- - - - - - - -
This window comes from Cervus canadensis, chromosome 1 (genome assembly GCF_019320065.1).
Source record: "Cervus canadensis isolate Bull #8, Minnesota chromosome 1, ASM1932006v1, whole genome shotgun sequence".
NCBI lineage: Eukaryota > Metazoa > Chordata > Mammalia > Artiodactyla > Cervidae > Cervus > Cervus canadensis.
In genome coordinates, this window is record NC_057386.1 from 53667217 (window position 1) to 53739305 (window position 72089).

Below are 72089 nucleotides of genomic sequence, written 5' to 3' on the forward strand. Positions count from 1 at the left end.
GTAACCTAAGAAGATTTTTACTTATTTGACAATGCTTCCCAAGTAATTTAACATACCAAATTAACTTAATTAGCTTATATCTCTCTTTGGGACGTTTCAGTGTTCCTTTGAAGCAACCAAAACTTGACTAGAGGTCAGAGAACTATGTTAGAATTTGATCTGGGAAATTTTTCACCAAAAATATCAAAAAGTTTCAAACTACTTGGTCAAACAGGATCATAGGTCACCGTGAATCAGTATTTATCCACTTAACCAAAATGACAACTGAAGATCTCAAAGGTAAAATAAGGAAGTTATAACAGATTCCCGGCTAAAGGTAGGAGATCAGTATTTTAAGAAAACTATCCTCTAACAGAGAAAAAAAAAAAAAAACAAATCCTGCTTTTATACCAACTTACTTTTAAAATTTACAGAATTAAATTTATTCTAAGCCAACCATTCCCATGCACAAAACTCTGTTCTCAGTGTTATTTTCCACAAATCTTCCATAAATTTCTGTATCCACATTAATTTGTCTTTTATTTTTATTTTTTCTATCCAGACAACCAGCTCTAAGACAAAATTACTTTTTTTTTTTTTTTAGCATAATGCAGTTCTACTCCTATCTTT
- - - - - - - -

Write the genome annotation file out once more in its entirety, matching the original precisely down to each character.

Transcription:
This window comes from Cervus canadensis, chromosome 1 (genome assembly GCF_019320065.1).
Source record: "Cervus canadensis isolate Bull #8, Minnesota chromosome 1, ASM1932006v1, whole genome shotgun sequence".
NCBI lineage: Eukaryota > Metazoa > Chordata > Mammalia > Artiodactyla > Cervidae > Cervus > Cervus canadensis.
In genome coordinates, this window is record NC_057386.1 from 53667217 (window position 1) to 53739305 (window position 72089).

Below are 72089 nucleotides of genomic sequence, written 5' to 3' on the forward strand. Positions count from 1 at the left end.
GTAACCTAAGAAGATTTTTACTTATTTGACAATGCTTCCCAAGTAATTTAACATACCAAATTAACTTAATTAGCTTATATCTCTCTTTGGGACGTTTCAGTGTTCCTTTGAAGCAACCAAAACTTGACTAGAGGTCAGAGAACTATGTTAGAATTTGATCTGGGAAATTTTTCACCAAAAATATCAAAAAGTTTCAAACTACTTGGTCAAACAGGATCATAGGTCACCGTGAATCAGTATTTATCCACTTAACCAAAATGACAACTGAAGATCTCAAAGGTAAAATAAGGAAGTTATAACAGATTCCCGGCTAAAGGTAGGAGATCAGTATTTTAAGAAAACTATCCTCTAACAGAGAAAAAAAAAAAAAAACAAATCCTGCTTTTATACCAACTTACTTTTAAAATTTACAGAATTAAATTTATTCTAAGCCAACCATTCCCATGCACAAAACTCTGTTCTCAGTGTTATTTTCCACAAATCTTCCATAAATTTCTGTATCCACATTAATTTGTCTTTTATTTTTATTTTTTCTATCCAGACAACCAGCTCTAAGACAAAATTACTTTTTTTTTTTTTTTAGCATAATGCAGTTCTACTCCTATCTTT